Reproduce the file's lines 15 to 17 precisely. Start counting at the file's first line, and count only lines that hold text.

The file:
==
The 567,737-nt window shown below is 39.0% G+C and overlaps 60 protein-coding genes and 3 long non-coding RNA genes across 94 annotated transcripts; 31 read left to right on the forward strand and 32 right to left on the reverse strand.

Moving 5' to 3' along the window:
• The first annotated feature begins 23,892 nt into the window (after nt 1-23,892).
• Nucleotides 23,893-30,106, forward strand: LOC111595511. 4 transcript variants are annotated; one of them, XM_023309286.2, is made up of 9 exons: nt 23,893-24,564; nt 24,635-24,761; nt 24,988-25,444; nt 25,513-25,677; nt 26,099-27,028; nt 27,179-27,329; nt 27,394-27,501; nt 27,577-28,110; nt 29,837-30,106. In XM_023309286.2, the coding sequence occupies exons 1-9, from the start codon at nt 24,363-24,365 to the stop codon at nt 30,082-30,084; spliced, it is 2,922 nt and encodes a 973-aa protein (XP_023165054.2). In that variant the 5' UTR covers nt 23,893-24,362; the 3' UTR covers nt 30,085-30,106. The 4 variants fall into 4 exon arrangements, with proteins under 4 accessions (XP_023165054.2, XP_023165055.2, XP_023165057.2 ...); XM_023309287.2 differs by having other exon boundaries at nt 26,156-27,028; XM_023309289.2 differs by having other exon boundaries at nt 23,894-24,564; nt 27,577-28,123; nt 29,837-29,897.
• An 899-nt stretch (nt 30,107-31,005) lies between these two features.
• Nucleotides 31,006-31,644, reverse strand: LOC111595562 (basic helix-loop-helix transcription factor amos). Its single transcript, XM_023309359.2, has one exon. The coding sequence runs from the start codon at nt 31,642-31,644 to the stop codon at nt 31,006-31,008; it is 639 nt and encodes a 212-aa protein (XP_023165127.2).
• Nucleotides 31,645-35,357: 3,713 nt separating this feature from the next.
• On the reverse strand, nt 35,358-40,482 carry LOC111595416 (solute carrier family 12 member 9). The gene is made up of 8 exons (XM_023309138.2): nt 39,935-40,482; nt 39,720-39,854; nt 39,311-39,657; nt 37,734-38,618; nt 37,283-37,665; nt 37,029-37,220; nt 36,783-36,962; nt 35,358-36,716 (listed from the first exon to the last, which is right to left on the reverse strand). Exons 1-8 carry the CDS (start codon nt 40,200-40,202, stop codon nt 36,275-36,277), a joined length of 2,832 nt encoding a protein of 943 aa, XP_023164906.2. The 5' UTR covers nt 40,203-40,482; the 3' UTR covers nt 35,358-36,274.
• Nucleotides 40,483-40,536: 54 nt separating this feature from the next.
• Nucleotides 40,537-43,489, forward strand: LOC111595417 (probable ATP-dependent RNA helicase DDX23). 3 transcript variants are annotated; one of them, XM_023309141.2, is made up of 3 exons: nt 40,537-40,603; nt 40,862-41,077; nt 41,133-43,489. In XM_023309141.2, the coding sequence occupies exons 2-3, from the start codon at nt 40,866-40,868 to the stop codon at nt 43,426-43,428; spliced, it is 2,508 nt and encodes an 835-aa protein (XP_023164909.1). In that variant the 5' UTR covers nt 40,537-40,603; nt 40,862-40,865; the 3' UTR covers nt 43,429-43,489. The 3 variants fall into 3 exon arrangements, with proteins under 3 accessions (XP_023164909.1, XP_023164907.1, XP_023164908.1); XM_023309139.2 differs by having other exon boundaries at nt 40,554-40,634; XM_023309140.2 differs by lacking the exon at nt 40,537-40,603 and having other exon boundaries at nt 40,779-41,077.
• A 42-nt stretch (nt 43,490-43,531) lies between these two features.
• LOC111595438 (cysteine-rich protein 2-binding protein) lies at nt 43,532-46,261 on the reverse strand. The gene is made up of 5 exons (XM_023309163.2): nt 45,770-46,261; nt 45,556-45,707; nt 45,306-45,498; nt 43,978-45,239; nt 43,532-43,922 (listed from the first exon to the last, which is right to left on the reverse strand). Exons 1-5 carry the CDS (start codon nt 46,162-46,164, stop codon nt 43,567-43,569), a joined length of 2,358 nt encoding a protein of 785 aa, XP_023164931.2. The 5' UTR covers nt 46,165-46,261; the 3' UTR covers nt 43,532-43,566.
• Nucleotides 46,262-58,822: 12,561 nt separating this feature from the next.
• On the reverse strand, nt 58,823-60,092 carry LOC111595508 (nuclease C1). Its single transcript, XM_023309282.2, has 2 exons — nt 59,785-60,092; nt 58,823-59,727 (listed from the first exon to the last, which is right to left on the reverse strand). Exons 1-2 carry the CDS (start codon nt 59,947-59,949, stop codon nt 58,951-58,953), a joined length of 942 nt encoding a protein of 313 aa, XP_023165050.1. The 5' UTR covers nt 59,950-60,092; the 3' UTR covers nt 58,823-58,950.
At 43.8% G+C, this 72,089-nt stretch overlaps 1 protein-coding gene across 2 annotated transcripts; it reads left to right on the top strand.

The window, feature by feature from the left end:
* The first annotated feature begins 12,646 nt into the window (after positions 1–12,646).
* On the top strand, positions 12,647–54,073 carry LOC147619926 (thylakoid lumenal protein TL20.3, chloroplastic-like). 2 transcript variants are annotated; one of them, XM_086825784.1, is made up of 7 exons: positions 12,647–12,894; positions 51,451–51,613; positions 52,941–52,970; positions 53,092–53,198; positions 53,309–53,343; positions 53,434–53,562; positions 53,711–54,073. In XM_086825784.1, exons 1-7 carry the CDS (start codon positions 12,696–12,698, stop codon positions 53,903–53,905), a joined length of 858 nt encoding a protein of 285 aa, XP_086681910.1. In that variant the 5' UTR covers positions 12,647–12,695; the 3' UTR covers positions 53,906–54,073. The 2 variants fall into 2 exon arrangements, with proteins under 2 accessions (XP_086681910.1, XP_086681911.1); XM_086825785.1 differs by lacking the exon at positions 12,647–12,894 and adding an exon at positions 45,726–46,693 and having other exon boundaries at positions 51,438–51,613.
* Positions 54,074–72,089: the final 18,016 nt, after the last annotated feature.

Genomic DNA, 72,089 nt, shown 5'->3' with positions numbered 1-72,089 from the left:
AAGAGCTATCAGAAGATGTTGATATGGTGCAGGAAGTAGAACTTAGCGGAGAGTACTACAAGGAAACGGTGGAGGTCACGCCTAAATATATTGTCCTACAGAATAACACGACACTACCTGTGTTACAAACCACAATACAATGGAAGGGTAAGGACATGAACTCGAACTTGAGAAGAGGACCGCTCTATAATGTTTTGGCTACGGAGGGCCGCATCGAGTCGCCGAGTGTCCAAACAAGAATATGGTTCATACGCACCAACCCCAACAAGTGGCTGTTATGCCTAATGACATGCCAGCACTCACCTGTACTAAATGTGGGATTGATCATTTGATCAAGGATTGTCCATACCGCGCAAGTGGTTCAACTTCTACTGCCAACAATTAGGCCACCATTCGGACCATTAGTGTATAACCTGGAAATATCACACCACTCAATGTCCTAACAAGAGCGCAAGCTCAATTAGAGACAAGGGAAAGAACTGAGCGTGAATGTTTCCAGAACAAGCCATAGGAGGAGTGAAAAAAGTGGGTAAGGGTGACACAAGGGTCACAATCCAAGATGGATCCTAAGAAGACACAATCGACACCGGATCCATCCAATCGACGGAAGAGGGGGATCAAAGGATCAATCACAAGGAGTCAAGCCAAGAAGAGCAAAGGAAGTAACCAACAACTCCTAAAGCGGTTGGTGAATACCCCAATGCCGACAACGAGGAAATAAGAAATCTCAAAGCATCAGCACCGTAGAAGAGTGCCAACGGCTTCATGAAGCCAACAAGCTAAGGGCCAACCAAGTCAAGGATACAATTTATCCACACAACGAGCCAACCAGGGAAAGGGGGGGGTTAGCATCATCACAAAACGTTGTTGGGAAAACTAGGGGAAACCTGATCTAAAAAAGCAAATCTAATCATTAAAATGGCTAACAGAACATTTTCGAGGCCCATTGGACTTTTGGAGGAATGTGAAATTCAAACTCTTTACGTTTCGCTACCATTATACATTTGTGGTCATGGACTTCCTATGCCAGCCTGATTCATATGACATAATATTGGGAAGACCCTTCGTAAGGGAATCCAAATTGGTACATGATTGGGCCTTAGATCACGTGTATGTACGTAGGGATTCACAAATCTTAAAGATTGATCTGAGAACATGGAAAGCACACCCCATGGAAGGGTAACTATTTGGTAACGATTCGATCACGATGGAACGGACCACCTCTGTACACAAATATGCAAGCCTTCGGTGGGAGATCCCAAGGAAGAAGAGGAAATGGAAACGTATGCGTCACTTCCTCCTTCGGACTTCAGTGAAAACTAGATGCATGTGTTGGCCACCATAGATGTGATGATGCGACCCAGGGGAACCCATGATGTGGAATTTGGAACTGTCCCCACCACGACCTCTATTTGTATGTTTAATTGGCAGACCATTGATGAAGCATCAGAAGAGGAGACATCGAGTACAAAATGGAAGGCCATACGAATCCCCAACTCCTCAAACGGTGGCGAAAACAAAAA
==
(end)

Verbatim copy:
At 43.8% G+C, this 72,089-nt stretch overlaps 1 protein-coding gene across 2 annotated transcripts; it reads left to right on the top strand.

The window, feature by feature from the left end:
* The first annotated feature begins 12,646 nt into the window (after positions 1–12,646).